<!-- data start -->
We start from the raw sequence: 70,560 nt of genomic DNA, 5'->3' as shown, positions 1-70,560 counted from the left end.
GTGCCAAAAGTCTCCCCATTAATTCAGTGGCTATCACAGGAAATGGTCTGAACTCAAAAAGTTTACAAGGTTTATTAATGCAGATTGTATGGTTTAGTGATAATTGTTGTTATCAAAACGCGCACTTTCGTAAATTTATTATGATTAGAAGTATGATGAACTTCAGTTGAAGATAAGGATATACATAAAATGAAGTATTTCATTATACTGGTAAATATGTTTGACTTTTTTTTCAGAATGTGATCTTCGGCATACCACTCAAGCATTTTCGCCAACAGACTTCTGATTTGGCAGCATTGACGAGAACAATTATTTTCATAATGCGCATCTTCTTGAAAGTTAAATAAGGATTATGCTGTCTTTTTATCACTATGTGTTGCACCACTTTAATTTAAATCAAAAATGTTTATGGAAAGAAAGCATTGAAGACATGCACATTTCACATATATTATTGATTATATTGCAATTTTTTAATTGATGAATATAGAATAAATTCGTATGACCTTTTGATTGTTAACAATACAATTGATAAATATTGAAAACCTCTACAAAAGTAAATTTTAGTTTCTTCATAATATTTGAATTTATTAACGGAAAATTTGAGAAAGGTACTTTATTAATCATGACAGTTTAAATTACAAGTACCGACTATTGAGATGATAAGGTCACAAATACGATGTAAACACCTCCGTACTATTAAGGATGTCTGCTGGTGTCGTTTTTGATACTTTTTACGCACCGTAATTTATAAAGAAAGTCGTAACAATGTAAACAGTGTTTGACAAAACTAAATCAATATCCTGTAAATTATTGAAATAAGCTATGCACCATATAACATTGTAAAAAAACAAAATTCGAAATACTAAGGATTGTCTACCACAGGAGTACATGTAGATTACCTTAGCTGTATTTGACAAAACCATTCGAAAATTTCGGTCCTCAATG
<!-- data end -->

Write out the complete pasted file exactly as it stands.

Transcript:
We start from the raw sequence: 70,560 nt of genomic DNA, 5'->3' as shown, positions 1-70,560 counted from the left end.
GTGCCAAAAGTCTCCCCATTAATTCAGTGGCTATCACAGGAAATGGTCTGAACTCAAAAAGTTTACAAGGTTTATTAATGCAGATTGTATGGTTTAGTGATAATTGTTGTTATCAAAACGCGCACTTTCGTAAATTTATTATGATTAGAAGTATGATGAACTTCAGTTGAAGATAAGGATATACATAAAATGAAGTATTTCATTATACTGGTAAATATGTTTGACTTTTTTTTCAGAATGTGATCTTCGGCATACCACTCAAGCATTTTCGCCAACAGACTTCTGATTTGGCAGCATTGACGAGAACAATTATTTTCATAATGCGCATCTTCTTGAAAGTTAAATAAGGATTATGCTGTCTTTTTATCACTATGTGTTGCACCACTTTAATTTAAATCAAAAATGTTTATGGAAAGAAAGCATTGAAGACATGCACATTTCACATATATTATTGATTATATTGCAATTTTTTAATTGATGAATATAGAATAAATTCGTATGACCTTTTGATTGTTAACAATACAATTGATAAATATTGAAAACCTCTACAAAAGTAAATTTTAGTTTCTTCATAATATTTGAATTTATTAACGGAAAATTTGAGAAAGGTACTTTATTAATCATGACAGTTTAAATTACAAGTACCGACTATTGAGATGATAAGGTCACAAATACGATGTAAACACCTCCGTACTATTAAGGATGTCTGCTGGTGTCGTTTTTGATACTTTTTACGCACCGTAATTTATAAAGAAAGTCGTAACAATGTAAACAGTGTTTGACAAAACTAAATCAATATCCTGTAAATTATTGAAATAAGCTATGCACCATATAACATTGTAAAAAAACAAAATTCGAAATACTAAGGATTGTCTACCACAGGAGTACATGTAGATTACCTTAGCTGTATTTGACAAAACCATTCGAAAATTTCGGTCCTCAATG